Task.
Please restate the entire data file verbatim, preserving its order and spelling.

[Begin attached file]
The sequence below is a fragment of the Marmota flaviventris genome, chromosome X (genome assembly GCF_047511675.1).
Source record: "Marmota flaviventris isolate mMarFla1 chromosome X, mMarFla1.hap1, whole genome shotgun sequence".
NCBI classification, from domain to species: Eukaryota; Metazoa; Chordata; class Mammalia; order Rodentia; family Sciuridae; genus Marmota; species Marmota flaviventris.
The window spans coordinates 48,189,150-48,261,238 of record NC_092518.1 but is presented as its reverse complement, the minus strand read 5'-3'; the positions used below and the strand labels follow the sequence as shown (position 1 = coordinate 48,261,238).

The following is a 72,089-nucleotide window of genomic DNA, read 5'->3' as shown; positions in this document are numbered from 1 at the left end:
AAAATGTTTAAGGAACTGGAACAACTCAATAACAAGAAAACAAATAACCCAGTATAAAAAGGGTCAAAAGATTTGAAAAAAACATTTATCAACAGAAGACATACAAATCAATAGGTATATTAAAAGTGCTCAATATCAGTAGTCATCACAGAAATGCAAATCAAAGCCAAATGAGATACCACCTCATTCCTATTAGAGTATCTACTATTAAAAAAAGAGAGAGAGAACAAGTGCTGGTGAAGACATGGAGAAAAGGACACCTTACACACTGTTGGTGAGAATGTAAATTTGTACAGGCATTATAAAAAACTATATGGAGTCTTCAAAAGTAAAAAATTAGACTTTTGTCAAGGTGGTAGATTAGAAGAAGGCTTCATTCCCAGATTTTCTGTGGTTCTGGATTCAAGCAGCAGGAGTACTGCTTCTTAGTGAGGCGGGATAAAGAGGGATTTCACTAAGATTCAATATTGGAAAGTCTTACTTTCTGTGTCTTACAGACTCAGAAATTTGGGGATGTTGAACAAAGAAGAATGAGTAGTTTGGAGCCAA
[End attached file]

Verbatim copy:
The sequence below is a fragment of the Marmota flaviventris genome, chromosome X (genome assembly GCF_047511675.1).
Source record: "Marmota flaviventris isolate mMarFla1 chromosome X, mMarFla1.hap1, whole genome shotgun sequence".
NCBI classification, from domain to species: Eukaryota; Metazoa; Chordata; class Mammalia; order Rodentia; family Sciuridae; genus Marmota; species Marmota flaviventris.
The window spans coordinates 48,189,150-48,261,238 of record NC_092518.1 but is presented as its reverse complement, the minus strand read 5'-3'; the positions used below and the strand labels follow the sequence as shown (position 1 = coordinate 48,261,238).

The following is a 72,089-nucleotide window of genomic DNA, read 5'->3' as shown; positions in this document are numbered from 1 at the left end:
AAAATGTTTAAGGAACTGGAACAACTCAATAACAAGAAAACAAATAACCCAGTATAAAAAGGGTCAAAAGATTTGAAAAAAACATTTATCAACAGAAGACATACAAATCAATAGGTATATTAAAAGTGCTCAATATCAGTAGTCATCACAGAAATGCAAATCAAAGCCAAATGAGATACCACCTCATTCCTATTAGAGTATCTACTATTAAAAAAAGAGAGAGAGAACAAGTGCTGGTGAAGACATGGAGAAAAGGACACCTTACACACTGTTGGTGAGAATGTAAATTTGTACAGGCATTATAAAAAACTATATGGAGTCTTCAAAAGTAAAAAATTAGACTTTTGTCAAGGTGGTAGATTAGAAGAAGGCTTCATTCCCAGATTTTCTGTGGTTCTGGATTCAAGCAGCAGGAGTACTGCTTCTTAGTGAGGCGGGATAAAGAGGGATTTCACTAAGATTCAATATTGGAAAGTCTTACTTTCTGTGTCTTACAGACTCAGAAATTTGGGGATGTTGAACAAAGAAGAATGAGTAGTTTGGAGCCAA